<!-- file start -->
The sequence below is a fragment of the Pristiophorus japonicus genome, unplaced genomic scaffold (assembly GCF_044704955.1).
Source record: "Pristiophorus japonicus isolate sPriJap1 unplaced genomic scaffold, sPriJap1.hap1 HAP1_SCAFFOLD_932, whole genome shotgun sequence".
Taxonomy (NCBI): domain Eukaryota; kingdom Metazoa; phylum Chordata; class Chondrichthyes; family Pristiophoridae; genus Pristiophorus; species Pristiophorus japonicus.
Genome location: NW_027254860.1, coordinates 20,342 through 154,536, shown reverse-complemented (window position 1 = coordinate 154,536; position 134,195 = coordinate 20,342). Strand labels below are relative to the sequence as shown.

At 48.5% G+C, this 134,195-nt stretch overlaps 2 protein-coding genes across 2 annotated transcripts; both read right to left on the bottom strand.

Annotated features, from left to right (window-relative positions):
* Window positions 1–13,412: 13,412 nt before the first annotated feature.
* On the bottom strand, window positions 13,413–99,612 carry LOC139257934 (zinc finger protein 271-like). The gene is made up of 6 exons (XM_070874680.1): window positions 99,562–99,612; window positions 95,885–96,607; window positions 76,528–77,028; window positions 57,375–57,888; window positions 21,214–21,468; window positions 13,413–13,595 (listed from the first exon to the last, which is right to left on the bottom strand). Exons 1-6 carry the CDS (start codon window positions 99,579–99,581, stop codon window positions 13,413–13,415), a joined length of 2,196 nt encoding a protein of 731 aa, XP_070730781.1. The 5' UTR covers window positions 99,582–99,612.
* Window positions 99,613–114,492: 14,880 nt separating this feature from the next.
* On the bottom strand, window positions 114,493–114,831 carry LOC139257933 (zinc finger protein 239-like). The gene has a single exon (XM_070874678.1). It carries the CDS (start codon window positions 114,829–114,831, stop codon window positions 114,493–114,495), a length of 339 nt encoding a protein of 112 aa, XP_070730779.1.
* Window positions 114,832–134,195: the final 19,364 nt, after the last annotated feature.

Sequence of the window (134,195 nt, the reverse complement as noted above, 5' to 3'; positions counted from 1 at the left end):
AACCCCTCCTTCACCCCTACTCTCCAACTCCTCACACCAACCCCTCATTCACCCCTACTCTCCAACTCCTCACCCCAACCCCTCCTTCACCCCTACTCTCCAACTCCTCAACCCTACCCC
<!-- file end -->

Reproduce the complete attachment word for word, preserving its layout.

The sequence below is a fragment of the Pristiophorus japonicus genome, unplaced genomic scaffold (assembly GCF_044704955.1).
Source record: "Pristiophorus japonicus isolate sPriJap1 unplaced genomic scaffold, sPriJap1.hap1 HAP1_SCAFFOLD_932, whole genome shotgun sequence".
Taxonomy (NCBI): domain Eukaryota; kingdom Metazoa; phylum Chordata; class Chondrichthyes; family Pristiophoridae; genus Pristiophorus; species Pristiophorus japonicus.
Genome location: NW_027254860.1, coordinates 20,342 through 154,536, shown reverse-complemented (window position 1 = coordinate 154,536; position 134,195 = coordinate 20,342). Strand labels below are relative to the sequence as shown.

At 48.5% G+C, this 134,195-nt stretch overlaps 2 protein-coding genes across 2 annotated transcripts; both read right to left on the bottom strand.

Annotated features, from left to right (window-relative positions):
* Window positions 1–13,412: 13,412 nt before the first annotated feature.
* On the bottom strand, window positions 13,413–99,612 carry LOC139257934 (zinc finger protein 271-like). The gene is made up of 6 exons (XM_070874680.1): window positions 99,562–99,612; window positions 95,885–96,607; window positions 76,528–77,028; window positions 57,375–57,888; window positions 21,214–21,468; window positions 13,413–13,595 (listed from the first exon to the last, which is right to left on the bottom strand). Exons 1-6 carry the CDS (start codon window positions 99,579–99,581, stop codon window positions 13,413–13,415), a joined length of 2,196 nt encoding a protein of 731 aa, XP_070730781.1. The 5' UTR covers window positions 99,582–99,612.
* Window positions 99,613–114,492: 14,880 nt separating this feature from the next.
* On the bottom strand, window positions 114,493–114,831 carry LOC139257933 (zinc finger protein 239-like). The gene has a single exon (XM_070874678.1). It carries the CDS (start codon window positions 114,829–114,831, stop codon window positions 114,493–114,495), a length of 339 nt encoding a protein of 112 aa, XP_070730779.1.
* Window positions 114,832–134,195: the final 19,364 nt, after the last annotated feature.

Sequence of the window (134,195 nt, the reverse complement as noted above, 5' to 3'; positions counted from 1 at the left end):
AACCCCTCCTTCACCCCTACTCTCCAACTCCTCACACCAACCCCTCATTCACCCCTACTCTCCAACTCCTCACCCCAACCCCTCCTTCACCCCTACTCTCCAACTCCTCAACCCTACCCC